Motivating Science With MAP

Getting motivated to do our science can be challenging. Likewise, if we are running a lab or other kind of research group, it can be challenging to cultivate and maintain an environment where we all feel fulfilled and motivated by our research. Recently I have been reading and reflecting on this topic, and the work from Daniel Pink has stood out. Pink is a popular writer and his work (most notably his book Drive) outlines three key “MAP” motivators: Mastery (we want to get better at stuff), Autonomy (we want to direct our lives), and Purpose (we want to contribute to something big and meaningful). For this post we will take some time to discuss and reflect on the MAP criteria for motivation, and how we can use them to motivate our research.

To summarize, Pink outlines three basic criteria for motivation: Mastery, Autonomy, and Purpose. Mastery is defined as the opportunity to get really good at something (e.g. programming). It’s that same motivation that pushes us to keep practicing something like a guitar until we get good. We can use this concept in our everyday scientific lives by recognizing that the ability to get good at something can be highly rewarding. For me personally, I have really enjoyed the opportunity to learn and practice coding, and that can really motivate me to dig into my research and push through some procrastination.

Diagram of Pink’s three MAP motivational forces. Source.

Autonomy is described as the ability to direct our lives, and it can be another big motivational aspect of science. For example, it can be highly rewarding struggling through an experimental design, and going through the work of actually doing that experiment can feel easier than if it was just something handed to us. Incorporating some autonomy into our research can be really motivating.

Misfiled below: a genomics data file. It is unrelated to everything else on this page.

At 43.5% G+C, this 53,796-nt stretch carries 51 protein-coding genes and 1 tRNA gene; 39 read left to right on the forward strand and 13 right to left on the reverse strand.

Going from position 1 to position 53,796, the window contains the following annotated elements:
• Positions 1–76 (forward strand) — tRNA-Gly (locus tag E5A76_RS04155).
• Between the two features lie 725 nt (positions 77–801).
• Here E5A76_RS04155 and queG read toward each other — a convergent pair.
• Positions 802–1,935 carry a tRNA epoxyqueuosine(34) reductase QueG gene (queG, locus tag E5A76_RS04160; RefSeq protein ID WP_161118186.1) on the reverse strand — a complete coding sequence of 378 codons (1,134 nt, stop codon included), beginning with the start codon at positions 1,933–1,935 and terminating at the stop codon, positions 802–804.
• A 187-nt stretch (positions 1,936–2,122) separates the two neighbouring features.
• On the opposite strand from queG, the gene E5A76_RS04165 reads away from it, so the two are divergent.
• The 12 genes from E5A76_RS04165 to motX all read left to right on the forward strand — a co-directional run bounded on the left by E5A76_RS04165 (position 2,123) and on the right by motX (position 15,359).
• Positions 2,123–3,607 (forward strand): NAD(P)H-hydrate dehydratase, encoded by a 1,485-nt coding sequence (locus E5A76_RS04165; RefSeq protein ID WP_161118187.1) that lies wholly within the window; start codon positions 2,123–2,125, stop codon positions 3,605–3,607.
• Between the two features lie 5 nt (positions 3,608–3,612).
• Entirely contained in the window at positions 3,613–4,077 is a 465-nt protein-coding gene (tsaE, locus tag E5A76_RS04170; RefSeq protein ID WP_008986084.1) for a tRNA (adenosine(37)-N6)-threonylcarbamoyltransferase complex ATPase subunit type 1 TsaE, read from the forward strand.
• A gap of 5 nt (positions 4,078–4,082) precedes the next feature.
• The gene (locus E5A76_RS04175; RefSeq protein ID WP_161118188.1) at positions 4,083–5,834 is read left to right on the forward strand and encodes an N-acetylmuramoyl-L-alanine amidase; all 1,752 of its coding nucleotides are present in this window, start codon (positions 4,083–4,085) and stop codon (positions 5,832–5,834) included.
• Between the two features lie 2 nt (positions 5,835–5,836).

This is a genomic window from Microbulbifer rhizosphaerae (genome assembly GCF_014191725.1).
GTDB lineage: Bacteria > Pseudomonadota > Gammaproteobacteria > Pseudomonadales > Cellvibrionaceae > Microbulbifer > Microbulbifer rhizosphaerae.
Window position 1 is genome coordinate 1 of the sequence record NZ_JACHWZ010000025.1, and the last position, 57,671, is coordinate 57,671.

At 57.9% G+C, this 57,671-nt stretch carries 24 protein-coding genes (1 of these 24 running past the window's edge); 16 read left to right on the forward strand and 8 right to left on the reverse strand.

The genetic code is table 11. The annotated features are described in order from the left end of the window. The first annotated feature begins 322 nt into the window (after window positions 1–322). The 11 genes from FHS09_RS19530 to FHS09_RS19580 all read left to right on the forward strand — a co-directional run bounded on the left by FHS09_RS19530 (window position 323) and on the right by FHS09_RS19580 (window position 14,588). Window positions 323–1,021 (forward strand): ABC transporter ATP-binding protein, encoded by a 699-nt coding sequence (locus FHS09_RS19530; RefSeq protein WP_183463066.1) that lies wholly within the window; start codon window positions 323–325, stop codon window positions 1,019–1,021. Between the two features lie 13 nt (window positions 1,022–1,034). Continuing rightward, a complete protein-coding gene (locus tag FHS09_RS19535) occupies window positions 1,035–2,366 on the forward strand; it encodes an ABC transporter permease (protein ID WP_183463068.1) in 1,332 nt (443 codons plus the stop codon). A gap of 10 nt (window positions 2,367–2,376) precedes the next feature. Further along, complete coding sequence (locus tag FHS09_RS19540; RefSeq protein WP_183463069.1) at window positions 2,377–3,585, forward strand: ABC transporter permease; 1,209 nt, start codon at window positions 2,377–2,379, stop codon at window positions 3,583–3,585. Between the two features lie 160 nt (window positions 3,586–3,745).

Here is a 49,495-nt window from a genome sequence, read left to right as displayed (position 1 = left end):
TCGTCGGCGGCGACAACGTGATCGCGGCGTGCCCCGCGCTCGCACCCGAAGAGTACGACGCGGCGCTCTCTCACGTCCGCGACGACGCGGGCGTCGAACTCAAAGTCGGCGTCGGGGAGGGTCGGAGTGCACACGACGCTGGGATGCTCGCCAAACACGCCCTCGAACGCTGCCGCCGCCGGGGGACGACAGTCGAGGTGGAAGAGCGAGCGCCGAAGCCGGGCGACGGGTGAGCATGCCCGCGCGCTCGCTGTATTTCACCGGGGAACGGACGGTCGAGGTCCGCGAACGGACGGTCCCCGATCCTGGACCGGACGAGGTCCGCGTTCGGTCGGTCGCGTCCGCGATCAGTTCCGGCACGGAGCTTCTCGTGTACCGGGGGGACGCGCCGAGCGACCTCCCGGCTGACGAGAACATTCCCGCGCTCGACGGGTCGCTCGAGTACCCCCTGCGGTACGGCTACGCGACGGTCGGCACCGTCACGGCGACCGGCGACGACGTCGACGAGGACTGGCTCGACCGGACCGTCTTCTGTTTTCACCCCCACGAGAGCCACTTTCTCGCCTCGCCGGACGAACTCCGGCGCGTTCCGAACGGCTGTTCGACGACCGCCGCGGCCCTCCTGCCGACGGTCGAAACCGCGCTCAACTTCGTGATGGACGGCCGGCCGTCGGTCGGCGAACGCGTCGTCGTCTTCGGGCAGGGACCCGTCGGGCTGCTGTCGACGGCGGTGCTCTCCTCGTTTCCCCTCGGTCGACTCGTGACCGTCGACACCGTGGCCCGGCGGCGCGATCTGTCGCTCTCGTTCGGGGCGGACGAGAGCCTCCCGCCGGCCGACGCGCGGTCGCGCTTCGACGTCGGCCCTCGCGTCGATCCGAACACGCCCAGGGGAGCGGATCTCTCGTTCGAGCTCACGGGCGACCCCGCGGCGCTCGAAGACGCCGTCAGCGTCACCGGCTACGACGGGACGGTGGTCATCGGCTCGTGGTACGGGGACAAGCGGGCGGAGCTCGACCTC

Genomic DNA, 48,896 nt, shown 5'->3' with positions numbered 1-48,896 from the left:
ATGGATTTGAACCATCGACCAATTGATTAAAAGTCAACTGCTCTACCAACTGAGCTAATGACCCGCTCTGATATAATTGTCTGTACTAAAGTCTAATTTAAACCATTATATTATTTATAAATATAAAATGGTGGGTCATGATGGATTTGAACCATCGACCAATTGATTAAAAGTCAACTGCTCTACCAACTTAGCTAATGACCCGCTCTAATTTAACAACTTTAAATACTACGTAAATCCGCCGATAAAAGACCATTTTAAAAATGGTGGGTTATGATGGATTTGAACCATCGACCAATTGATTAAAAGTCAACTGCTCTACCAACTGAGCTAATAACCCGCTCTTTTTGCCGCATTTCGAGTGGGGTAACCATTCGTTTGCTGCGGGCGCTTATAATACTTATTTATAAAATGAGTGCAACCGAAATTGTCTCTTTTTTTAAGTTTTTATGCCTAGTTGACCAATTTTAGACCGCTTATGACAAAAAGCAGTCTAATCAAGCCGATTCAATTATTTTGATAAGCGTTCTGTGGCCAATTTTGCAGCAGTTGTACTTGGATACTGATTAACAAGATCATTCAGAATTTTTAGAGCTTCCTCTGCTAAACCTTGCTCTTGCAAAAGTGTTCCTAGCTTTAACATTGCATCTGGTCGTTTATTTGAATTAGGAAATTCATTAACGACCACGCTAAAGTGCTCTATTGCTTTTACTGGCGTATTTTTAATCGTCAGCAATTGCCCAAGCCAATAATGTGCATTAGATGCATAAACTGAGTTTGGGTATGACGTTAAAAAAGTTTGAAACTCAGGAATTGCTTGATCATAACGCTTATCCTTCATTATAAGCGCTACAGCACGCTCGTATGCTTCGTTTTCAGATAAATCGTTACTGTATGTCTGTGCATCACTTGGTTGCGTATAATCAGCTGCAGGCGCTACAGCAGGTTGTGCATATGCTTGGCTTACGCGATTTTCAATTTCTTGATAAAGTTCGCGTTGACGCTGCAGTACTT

The final motivational criteria is purpose, which means our research is solving an important problem and/or is part of a compelling bigger picture. In practice, this can mean reminding ourselves of the fact that we are working to cure a disease or some other big picture goal. It can be easier to feel motivated to work on projects that have a clear positive impact, and even just articulating that impact can be motivational.

In addition to these criteria, Pink further highlights the importance of fair pay. As scientists, by receiving pay at a rate where we don’t need to worry about basic things in life, like making reasonable rent for the month, we can free our time to worry about our science and research. There are of course many other reasons why people should be paid fairly, and this is just one of many.

So we know the three criteria and at this point we are all thinking about how these have an obvious “management” value. But how can we personally apply these? One way I use this information is to inform my decision on what makes a great lab to join or place to work. I want to work in a place (a lab, a company, a university, etc) that motivates me. So what should I look for? With the criteria above, I can look for environments that foster creativity through fair pay, an ability to keep learning and developing new skills, and a place that fills me with purpose. It’s always hard to get a feel for a place during an interview, but this little checklist can help identify red flags and help inform the final decision.

For those of us mentoring someone like a student, or running a research group, these criteria can also be helpful. We all want to cultivate a positive and rewarding scientific environment for our colleagues and mentees, and we can help do this by promoting opportunities for the MAP motivators (for example, giving a student the opportunity to learn to code) as well as making sure they are paid and rewarded fairly. We can use these criteria to make our labs and environments better places to work, and help each other get through science which is alreay challenging enough.

Daniel Pink’s insights into motivation can provide some helpful guidance and resources for us in the sciences to keep ourselves motivated as well as fostering a motivational environment for our colleagues. His book Drive is a simple read and you can find that at the library, online, or a local bookstore. Additionally, he has a nice YouTube video that describes some of this insights. Motivation is a huge and complex topic, but hopefully these simple criteria help us navigate the space in some way.

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